Great Women Of Gardening – Celebrating Garden Designer Norah Lindsay

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Women gardeners from long ago were not as common as one
might think. In fact, it was nearly impossible for any woman, regardless of her
social standing, to work professionally in the horticultural
, let alone design
, until the early 20th century. This to me, as I’m sure many others,
must find it appalling to imagine a world where sharing your love of plants and
gardening was frowned upon unless, of course, you were male. But, alas, this
once male dominated domain has come a long way thanks some famous female
gardeners unafraid to do the unthinkable.

Of these strong women of gardening was Norah Lindsay. And
this is her short but sweet story that has helped inspire a number of budding
gardeners, and even a few seasoned ones like myself.

About Garden Designer Norah Lindsay

Norah Lindsay (1873-1948) was the absolute hostess, both
charming and talented, a role her upper-class mother orchestrated in order to
vet a successful marriage. And marry she did at the age of 22 to Sir Harry
Lindsay. Harry’s cousin, Lord Wantage, gave the couple the Tudor-era manor
house in the Oxfordshire village of Sutton Courtenay as a wedding present.

It was here that Norah thrived by revamping the various
gardens into the style of then current guru, writer and naturalist Gertrude
Jekyll. Jekyll was famous for her artistic approach to gardening, creating
unique plant combinations and borders of flowering shrubs, perennials and
annuals that elicited the picturesque paintings of Renoir or Monet. As Norah
tended her plants and developed her skills, this place would soon become regarded
as one of the most beautiful gardens in England.

By all accounts, the marriage was a success, until it wasn’t.
By 1924, the marriage failed and after her divorce, Norah’s finances were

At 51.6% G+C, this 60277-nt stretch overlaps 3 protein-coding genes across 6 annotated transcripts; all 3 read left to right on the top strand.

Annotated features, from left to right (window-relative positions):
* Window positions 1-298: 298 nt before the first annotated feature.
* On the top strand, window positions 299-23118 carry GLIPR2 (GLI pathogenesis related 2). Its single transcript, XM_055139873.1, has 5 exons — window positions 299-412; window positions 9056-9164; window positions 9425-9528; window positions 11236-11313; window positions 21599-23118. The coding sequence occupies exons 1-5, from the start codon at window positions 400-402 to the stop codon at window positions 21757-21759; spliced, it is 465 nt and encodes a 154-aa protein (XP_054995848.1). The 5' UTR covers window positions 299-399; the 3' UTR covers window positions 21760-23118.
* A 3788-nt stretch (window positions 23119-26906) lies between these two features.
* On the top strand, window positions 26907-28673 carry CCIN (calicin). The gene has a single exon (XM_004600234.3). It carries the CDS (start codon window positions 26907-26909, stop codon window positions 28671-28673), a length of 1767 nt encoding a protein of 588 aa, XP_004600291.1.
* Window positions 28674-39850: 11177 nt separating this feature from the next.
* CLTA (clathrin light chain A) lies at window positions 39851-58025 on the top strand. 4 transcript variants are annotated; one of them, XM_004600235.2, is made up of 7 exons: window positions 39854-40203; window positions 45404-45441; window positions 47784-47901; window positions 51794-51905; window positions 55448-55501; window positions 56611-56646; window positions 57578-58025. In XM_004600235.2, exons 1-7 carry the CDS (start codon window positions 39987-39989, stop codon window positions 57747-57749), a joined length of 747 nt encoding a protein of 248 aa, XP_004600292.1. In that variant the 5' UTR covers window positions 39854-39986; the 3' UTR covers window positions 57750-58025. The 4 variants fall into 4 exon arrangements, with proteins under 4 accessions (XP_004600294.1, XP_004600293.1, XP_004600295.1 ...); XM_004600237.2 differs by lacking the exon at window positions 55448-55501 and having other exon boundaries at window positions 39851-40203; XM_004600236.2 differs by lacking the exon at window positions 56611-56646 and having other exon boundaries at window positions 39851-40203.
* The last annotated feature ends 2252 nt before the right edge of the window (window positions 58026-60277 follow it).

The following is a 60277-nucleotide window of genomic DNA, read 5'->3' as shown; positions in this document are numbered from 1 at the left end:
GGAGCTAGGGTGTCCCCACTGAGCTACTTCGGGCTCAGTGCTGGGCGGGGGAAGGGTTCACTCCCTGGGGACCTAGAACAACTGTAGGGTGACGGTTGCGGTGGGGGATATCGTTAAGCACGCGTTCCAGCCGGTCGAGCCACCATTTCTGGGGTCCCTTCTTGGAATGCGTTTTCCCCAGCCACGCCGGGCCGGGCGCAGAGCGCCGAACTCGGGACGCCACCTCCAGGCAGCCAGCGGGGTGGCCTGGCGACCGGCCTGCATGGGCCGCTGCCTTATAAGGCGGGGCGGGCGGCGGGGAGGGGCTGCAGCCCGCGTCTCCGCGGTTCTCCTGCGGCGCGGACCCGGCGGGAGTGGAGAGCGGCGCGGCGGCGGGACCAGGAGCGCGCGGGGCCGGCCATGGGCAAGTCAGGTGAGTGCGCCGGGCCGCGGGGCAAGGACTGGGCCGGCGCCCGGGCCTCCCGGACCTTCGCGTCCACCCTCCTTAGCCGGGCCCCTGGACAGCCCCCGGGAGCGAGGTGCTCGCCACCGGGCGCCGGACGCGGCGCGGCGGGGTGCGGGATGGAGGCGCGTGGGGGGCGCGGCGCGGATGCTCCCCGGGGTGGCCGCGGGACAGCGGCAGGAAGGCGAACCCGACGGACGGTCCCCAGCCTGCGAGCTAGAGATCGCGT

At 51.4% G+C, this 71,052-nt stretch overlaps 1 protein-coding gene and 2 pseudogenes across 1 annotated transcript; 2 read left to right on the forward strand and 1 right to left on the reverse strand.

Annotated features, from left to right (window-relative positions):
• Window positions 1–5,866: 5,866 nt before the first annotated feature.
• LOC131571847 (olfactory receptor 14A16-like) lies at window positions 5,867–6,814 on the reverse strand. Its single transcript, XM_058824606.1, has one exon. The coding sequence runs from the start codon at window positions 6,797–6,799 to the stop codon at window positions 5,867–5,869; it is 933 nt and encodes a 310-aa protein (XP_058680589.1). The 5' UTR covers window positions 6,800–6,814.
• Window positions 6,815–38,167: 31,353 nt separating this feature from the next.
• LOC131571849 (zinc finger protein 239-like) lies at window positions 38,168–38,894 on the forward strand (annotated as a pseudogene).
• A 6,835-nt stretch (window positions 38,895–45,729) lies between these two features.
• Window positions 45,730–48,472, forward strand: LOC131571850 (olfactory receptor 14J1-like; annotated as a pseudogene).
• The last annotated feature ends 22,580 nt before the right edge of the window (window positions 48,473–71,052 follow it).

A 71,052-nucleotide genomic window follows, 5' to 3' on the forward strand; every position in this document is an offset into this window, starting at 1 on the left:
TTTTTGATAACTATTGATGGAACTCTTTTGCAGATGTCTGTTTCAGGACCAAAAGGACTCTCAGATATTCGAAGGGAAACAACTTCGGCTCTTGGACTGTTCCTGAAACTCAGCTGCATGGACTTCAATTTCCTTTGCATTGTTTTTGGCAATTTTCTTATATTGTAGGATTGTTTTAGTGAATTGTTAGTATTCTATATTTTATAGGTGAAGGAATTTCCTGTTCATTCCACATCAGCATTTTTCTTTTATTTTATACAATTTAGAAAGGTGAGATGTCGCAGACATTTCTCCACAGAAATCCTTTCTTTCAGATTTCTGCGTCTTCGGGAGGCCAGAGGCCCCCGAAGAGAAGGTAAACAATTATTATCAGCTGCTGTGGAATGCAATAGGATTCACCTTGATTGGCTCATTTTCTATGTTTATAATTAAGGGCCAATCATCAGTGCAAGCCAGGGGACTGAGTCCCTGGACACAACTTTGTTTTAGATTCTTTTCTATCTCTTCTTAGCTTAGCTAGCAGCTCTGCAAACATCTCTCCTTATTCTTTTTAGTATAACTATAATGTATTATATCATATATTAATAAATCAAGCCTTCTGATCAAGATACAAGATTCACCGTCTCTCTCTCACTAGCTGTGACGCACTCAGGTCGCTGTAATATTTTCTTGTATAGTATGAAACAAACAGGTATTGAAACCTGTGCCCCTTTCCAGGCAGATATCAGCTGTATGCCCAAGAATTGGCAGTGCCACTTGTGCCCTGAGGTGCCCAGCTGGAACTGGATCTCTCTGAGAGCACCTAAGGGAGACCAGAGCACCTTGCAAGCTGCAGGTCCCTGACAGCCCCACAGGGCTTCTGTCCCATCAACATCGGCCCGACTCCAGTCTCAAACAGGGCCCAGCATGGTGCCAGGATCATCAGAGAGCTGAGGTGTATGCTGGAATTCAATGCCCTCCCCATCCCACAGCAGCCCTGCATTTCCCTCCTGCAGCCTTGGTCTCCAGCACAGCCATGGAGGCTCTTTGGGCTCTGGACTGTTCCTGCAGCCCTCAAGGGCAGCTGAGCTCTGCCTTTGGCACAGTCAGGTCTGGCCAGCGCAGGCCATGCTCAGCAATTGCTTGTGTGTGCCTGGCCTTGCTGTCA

precarious to say the least, so she began to use her social pull and gardening insight
to help turn the tides into her favor. She soon acquired paying gigs that
doubled as an outlet for her artistic zeal. Commissions to design gardens at
home and abroad soon poured in and, for the next two decades, her garden
design career
flourished with projects ranging from British manor houses to
intricate gardens in the United States.

While these commissions kept her going, money was often
tight and she depended on the kindness of her friends and clients, often
staying at one or the others’ homes. In fact, it is said that she traveled in a
gypsy-like fashion from one garden site to another, working with different
soils and in varied climates. No one was unhappy to have her as a guest,
however, due to her exuberant style both in the garden and of her person, as
she was easily likeable. And gardeners thought she was fantastic not only
because of her magical garden designs but her vast knowledge of plants and avid
interest in everything to do with gardening. She was often seen mucking about
with a trowel herself.

Unfortunately, the only Linsday garden surviving today, at
least to some extent, is at Blickling Hall, a National Trust property in
Norfolk, England which was designed in the 1930’s. Her legacy lives on
regardless, lingering in lush, romantic planting combinations often designed or
mimicked by the late Rosemary Verey, a devotee of Norah Lindsay.

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